Methadone programme gives hope to thousands in Dar es Salaam

24 August 2016 – In recent years, the city of Dar es Salaam in the United Republic of Tanzania has seen an increase in illicit drug use, particularly heroin. As a result, 2 hospitals in the city now make methadone available as a treatment for addiction. Methadone maintenance treatment is regarded by WHO as the most effective therapy for heroin users, and methadone was added to WHO’s Model List of Essential Medicines 2005.

Ghanaian health workers use mobile phones to collect maternal health data

24 August 2016 – An estimated 2800 women in Ghana died during childbirth in 2015. In order to improve maternal care in health facilities, WHO and partners are seeking to first understand why these deaths are occurring through improved data collection. The use of mobile phones to record this data in countries such as Ghana is a key component of WHO’s work to implement Maternal Death Surveillance and Response (MDSR).

New report on public financing for health in Africa

23 August 2016 – Fifteen years ago, African leaders pledged to increase health spending to 15% of total government expenditure. Since then health spending has reached an average of 10%. Still, as economies have grown, a number of challenges are hampering progress towards universal health coverage. A new WHO report examines trends in public financing in Africa and the critical role played by public financial management systems.

Stillbirths and maternal and neonatal deaths underreported

16 August 2016 – The day of birth is potentially the most dangerous time for mothers and babies. Every year, worldwide, 303 000 women die during pregnancy and childbirth, 2.7 million babies die during the first 28 days of life and 2.6 million babies are stillborn. Today, WHO is launching 3 publications to help countries improve their data on stillbirths and maternal and neonatal deaths.

Mass vaccination campaign to protect millions against yellow fever

16 August 2016 – One of the largest emergency vaccination campaigns ever attempted in Africa will start in Angola and the Democratic Republic of Congo this week as WHO and partners work to curb a yellow fever outbreak that has killed more than 400 people and sickened thousands more. Working with Ministries of Health in the 2 countries, WHO is coordinating 56 global partners to vaccinate more than 14 million people against yellow fever in more than 8000 locations.

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  • Improving sexual and reproductive health outcomes for young people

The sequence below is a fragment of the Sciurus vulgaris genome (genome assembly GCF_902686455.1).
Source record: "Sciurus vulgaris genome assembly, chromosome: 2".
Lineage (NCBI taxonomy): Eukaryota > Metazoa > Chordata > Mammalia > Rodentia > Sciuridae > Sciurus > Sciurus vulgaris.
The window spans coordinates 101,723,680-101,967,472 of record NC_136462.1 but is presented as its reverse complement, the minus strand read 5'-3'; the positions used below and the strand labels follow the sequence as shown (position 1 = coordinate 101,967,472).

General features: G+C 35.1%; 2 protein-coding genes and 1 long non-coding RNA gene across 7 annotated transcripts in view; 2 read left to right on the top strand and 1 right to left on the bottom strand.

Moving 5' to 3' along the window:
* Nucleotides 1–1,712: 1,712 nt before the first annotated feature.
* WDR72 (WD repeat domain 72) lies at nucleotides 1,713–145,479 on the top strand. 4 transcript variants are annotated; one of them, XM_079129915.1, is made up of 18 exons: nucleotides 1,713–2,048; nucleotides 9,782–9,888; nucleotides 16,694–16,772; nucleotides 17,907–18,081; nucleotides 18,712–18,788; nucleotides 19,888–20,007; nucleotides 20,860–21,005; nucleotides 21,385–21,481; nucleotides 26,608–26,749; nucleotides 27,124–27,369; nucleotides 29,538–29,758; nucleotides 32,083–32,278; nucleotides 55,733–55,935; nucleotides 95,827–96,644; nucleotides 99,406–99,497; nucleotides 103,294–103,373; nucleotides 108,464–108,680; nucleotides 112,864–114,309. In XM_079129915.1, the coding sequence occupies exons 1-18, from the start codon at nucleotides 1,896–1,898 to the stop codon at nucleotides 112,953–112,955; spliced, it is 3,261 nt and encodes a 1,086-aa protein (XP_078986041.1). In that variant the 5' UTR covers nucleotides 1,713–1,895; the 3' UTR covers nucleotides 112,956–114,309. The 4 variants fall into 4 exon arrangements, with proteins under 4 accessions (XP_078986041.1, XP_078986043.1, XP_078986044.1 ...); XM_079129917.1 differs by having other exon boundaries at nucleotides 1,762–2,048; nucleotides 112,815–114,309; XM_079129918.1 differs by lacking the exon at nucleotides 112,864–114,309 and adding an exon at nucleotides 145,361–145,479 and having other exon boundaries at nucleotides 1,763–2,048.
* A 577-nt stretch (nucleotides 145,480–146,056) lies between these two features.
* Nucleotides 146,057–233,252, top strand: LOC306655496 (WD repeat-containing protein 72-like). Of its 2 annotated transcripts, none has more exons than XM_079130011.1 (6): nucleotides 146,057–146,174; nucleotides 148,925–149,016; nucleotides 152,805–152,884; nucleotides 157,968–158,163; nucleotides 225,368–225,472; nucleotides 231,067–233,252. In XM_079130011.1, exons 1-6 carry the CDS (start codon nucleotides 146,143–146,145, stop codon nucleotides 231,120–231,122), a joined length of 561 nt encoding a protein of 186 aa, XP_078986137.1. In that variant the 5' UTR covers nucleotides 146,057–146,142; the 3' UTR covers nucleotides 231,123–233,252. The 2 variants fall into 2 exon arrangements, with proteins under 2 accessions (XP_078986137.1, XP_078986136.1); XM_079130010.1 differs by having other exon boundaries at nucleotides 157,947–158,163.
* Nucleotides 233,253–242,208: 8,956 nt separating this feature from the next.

August 2016 − New research evaluates interventions which can help to improve reproductive health outcomes in young people aged between 10–24 years. Effective strategies include addressing early unintended and repeat pregnancies, preventing sexually transmitted infections and HIV, and ending child marriages.
  • South Sudan health crisis worsens as more partners pull out
    August 2016 − The recent escalation of the conflict in South Sudan has forced many people to flee, including those that were supporting the health response. Diseases that are already major causes of death in the country, such as malaria and acute watery diarrhoea, can become even more fatal with a lack of health workers.
  • Michael R. Bloomberg becomes WHO Global Ambassador for Noncommunicable Diseases
    August 2016 − WHO has today named Mr Michael R. Bloomberg, philanthropist and former three-term Mayor of the City of New York, as Global Ambassador for Noncommunicable Diseases (NCDs). In his new role, Mr Bloomberg will work with national and local political leaders to highlight the burden of NCDs and injuries.
  • Heightened response to cholera outbreak in Central African Republic
    August 2016 − Amid an ongoing humanitarian crisis in the Central African Republic, WHO and partners are working with the country’s Ministry of Health respond to a cholera outbreak declared on 10 August 2016 with 46 confirmed cases and 13 deaths from the cities of Djoujou, Damara and Bangui.

Zika virus and complications

After a spike in cases of microcephaly and Guillain-Barré syndrome associated with Zika virus, WHO declared a public health emergency.


Endemic infectious diseases: the next 15 years

"More than anything, the next 5 years should be about creating solid foundations for ending the infectious disease epidemics everywhere... These diseases are known for returning with a vengeance, if we ever slow down."

Dr Ren Minghui,
WHO Assistant Director-General for HIV/AIDS, Tuberculosis, Malaria and Neglected Tropical Diseases

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